Our long brilliant dreadful summers
THERE is perhaps nothing as quintessentially Australian as an Australian summer.
Our hot weather, like other countries’ winters, contributes to our national character.
In the Geelong region where we’re lucky enough to be on a bay, a peninsula and one of the world’s greatest surf coasts, we flock as one to the water to cool down.
Around the nation this week, firefighters and land owners have banded together in an effort to quell the ever present threat of small fires becoming big voracious ones that consume houses and lives.
Yesterday firefighters were trying to contain a bushfire in Buninyong near Ballarat.
Closer to home, in Little River air tankers were dumping water on a fast-moving fire which had scorched more than 1000 hectares of land and threatened homes.
Residents of Cocoroc, Mambourin and Manor were “strongly recommended” by Vic Emergency to evacuate.
Roads were closed and V/Lines stopped in their tracks.
Things can change, and there were troublesome windy conditions expected late last night.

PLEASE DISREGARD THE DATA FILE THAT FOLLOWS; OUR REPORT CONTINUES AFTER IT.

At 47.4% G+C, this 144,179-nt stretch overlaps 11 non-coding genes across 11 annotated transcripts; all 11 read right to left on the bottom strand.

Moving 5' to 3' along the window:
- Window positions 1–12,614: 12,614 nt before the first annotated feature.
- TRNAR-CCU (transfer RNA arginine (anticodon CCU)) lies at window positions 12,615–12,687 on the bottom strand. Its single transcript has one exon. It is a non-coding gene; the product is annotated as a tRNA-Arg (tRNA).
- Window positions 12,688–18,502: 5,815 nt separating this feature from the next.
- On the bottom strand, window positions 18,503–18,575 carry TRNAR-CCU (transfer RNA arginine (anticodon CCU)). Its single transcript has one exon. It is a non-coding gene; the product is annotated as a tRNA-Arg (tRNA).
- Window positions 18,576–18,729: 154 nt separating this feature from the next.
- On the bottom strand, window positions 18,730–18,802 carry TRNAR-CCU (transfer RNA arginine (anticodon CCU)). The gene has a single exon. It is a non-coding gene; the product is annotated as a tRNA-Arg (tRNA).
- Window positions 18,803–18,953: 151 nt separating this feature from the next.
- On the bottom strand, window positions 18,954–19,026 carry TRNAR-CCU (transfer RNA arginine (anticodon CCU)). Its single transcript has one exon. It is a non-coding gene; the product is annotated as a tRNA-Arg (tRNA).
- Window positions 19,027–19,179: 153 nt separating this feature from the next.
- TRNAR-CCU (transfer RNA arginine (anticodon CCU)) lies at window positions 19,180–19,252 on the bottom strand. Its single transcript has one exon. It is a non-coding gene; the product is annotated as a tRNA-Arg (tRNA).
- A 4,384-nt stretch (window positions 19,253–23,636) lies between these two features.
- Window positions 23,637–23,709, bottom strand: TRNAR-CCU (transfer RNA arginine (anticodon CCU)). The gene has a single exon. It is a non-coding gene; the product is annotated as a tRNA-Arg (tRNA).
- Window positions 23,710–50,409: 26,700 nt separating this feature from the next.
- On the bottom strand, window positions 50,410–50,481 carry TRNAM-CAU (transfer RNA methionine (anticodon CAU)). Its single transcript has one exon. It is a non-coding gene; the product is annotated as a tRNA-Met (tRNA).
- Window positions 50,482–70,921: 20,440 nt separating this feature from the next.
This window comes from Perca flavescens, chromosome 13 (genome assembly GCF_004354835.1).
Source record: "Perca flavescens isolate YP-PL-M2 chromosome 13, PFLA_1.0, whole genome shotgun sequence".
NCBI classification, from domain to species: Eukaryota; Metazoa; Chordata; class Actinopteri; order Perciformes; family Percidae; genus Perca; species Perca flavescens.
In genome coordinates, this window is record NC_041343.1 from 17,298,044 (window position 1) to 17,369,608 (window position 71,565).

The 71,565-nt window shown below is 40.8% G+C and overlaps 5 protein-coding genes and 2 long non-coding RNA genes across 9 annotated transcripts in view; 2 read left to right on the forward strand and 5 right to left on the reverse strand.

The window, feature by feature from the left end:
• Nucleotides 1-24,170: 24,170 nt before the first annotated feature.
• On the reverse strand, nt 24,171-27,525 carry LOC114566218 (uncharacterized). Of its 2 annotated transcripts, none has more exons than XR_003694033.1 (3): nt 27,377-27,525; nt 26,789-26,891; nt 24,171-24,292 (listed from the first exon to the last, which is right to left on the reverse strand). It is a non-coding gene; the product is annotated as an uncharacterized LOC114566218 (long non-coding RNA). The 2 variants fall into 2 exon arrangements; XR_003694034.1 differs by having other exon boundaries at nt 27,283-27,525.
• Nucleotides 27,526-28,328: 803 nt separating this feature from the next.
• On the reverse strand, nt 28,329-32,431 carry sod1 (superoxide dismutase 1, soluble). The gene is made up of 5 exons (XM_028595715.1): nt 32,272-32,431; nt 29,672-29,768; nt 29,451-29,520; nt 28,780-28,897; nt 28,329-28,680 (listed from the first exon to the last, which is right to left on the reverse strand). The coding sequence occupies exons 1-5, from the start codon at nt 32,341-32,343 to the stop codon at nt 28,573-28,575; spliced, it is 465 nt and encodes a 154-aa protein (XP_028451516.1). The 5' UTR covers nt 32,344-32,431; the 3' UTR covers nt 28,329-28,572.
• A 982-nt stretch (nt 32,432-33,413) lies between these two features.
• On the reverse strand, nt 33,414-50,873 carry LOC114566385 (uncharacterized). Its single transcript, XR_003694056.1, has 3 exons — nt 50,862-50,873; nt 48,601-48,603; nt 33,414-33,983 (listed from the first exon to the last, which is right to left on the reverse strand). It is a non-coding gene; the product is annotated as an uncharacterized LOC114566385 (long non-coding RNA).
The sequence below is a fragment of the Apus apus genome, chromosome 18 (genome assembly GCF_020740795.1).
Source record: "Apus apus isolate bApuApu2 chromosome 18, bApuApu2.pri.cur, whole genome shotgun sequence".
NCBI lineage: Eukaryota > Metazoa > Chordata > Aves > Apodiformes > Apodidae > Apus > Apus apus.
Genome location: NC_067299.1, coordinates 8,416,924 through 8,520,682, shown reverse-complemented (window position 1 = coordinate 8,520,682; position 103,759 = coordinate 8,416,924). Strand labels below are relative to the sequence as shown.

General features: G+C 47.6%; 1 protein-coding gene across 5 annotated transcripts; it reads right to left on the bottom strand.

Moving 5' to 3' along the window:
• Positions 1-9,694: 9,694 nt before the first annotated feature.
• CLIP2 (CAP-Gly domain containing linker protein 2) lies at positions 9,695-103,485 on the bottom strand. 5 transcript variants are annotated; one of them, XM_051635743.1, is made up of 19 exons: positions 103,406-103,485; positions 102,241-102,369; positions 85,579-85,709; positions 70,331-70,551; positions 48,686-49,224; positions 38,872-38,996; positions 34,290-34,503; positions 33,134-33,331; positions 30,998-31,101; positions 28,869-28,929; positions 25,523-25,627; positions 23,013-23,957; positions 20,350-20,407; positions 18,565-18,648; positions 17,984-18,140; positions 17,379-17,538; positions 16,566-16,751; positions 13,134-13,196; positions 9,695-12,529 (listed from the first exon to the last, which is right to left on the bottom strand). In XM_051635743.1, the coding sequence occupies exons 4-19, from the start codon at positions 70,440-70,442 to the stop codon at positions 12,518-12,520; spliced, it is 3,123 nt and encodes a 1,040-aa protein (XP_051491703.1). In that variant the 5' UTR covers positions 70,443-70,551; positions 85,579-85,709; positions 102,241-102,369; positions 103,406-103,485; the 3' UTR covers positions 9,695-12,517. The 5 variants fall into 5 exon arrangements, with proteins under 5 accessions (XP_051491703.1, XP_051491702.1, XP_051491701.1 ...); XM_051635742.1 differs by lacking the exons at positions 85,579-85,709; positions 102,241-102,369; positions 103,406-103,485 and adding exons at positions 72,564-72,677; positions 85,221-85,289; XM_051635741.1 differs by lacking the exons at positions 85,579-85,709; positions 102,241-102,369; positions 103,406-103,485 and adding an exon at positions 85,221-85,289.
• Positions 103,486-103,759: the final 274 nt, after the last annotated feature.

But as of yesterday evening it looked like those masterful firefighting pilots dumping water and fire retardant on the inferno had managed to get the Little River fire under control with minimal damage to structures and potentially only one shed lost.
The brave firefighters, and emergency services workers, on the ground and in the air, deserve our ongoing gratitude for their often gruelling efforts, protecting people, homes and livestock.
The Australian bush has a rugged appeal that’s laced with the recurring danger of floods and fire.
It’s what poet Dorothea Mackellar described as “Her beauty and her terror, The wide brown land for me.”
Bushfires, blowflies and beaches, blackouts and cold beer.
This is the bittersweet nature of our brilliant and dreadful summers.
Little River fire yesterday.